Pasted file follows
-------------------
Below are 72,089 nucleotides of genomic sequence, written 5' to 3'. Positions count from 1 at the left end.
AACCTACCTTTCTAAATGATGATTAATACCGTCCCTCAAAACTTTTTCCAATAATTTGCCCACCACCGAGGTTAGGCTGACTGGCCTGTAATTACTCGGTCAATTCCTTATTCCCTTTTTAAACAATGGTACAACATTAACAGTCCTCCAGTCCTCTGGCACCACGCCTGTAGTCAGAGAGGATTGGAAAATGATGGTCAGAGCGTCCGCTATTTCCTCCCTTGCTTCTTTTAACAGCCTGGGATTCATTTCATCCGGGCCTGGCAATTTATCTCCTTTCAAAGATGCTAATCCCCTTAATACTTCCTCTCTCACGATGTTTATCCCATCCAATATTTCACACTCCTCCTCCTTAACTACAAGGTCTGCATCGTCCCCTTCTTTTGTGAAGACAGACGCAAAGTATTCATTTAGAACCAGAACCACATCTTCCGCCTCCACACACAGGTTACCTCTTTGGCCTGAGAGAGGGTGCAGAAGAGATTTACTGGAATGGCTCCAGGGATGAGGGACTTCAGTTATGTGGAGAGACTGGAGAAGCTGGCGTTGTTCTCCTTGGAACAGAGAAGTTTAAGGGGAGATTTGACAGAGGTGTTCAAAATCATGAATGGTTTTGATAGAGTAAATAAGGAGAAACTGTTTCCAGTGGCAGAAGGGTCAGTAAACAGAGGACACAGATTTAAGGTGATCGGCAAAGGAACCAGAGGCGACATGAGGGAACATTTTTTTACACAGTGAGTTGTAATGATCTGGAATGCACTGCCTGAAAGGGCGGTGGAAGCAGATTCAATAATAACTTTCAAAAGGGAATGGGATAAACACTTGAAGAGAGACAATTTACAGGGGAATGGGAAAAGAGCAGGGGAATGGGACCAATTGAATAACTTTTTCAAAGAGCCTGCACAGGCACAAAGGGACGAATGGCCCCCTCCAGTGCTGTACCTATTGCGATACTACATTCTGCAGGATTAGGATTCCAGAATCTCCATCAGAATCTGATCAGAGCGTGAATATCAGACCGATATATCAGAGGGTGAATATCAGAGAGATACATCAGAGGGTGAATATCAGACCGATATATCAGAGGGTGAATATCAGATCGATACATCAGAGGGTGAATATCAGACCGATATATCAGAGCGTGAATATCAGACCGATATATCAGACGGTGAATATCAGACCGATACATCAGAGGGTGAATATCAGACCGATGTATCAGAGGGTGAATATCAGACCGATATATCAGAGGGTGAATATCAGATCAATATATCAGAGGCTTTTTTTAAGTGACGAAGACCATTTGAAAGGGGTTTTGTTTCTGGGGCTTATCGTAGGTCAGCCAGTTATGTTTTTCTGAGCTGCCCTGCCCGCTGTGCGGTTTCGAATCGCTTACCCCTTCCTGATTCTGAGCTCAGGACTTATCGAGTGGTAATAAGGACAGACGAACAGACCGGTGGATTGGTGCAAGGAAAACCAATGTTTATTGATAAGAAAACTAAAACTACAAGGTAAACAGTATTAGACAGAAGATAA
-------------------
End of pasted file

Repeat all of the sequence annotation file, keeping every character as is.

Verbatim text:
Below are 72,089 nucleotides of genomic sequence, written 5' to 3'. Positions count from 1 at the left end.
AACCTACCTTTCTAAATGATGATTAATACCGTCCCTCAAAACTTTTTCCAATAATTTGCCCACCACCGAGGTTAGGCTGACTGGCCTGTAATTACTCGGTCAATTCCTTATTCCCTTTTTAAACAATGGTACAACATTAACAGTCCTCCAGTCCTCTGGCACCACGCCTGTAGTCAGAGAGGATTGGAAAATGATGGTCAGAGCGTCCGCTATTTCCTCCCTTGCTTCTTTTAACAGCCTGGGATTCATTTCATCCGGGCCTGGCAATTTATCTCCTTTCAAAGATGCTAATCCCCTTAATACTTCCTCTCTCACGATGTTTATCCCATCCAATATTTCACACTCCTCCTCCTTAACTACAAGGTCTGCATCGTCCCCTTCTTTTGTGAAGACAGACGCAAAGTATTCATTTAGAACCAGAACCACATCTTCCGCCTCCACACACAGGTTACCTCTTTGGCCTGAGAGAGGGTGCAGAAGAGATTTACTGGAATGGCTCCAGGGATGAGGGACTTCAGTTATGTGGAGAGACTGGAGAAGCTGGCGTTGTTCTCCTTGGAACAGAGAAGTTTAAGGGGAGATTTGACAGAGGTGTTCAAAATCATGAATGGTTTTGATAGAGTAAATAAGGAGAAACTGTTTCCAGTGGCAGAAGGGTCAGTAAACAGAGGACACAGATTTAAGGTGATCGGCAAAGGAACCAGAGGCGACATGAGGGAACATTTTTTTACACAGTGAGTTGTAATGATCTGGAATGCACTGCCTGAAAGGGCGGTGGAAGCAGATTCAATAATAACTTTCAAAAGGGAATGGGATAAACACTTGAAGAGAGACAATTTACAGGGGAATGGGAAAAGAGCAGGGGAATGGGACCAATTGAATAACTTTTTCAAAGAGCCTGCACAGGCACAAAGGGACGAATGGCCCCCTCCAGTGCTGTACCTATTGCGATACTACATTCTGCAGGATTAGGATTCCAGAATCTCCATCAGAATCTGATCAGAGCGTGAATATCAGACCGATATATCAGAGGGTGAATATCAGAGAGATACATCAGAGGGTGAATATCAGACCGATATATCAGAGGGTGAATATCAGATCGATACATCAGAGGGTGAATATCAGACCGATATATCAGAGCGTGAATATCAGACCGATATATCAGACGGTGAATATCAGACCGATACATCAGAGGGTGAATATCAGACCGATGTATCAGAGGGTGAATATCAGACCGATATATCAGAGGGTGAATATCAGATCAATATATCAGAGGCTTTTTTTAAGTGACGAAGACCATTTGAAAGGGGTTTTGTTTCTGGGGCTTATCGTAGGTCAGCCAGTTATGTTTTTCTGAGCTGCCCTGCCCGCTGTGCGGTTTCGAATCGCTTACCCCTTCCTGATTCTGAGCTCAGGACTTATCGAGTGGTAATAAGGACAGACGAACAGACCGGTGGATTGGTGCAAGGAAAACCAATGTTTATTGATAAGAAAACTAAAACTACAAGGTAAACAGTATTAGACAGAAGATAA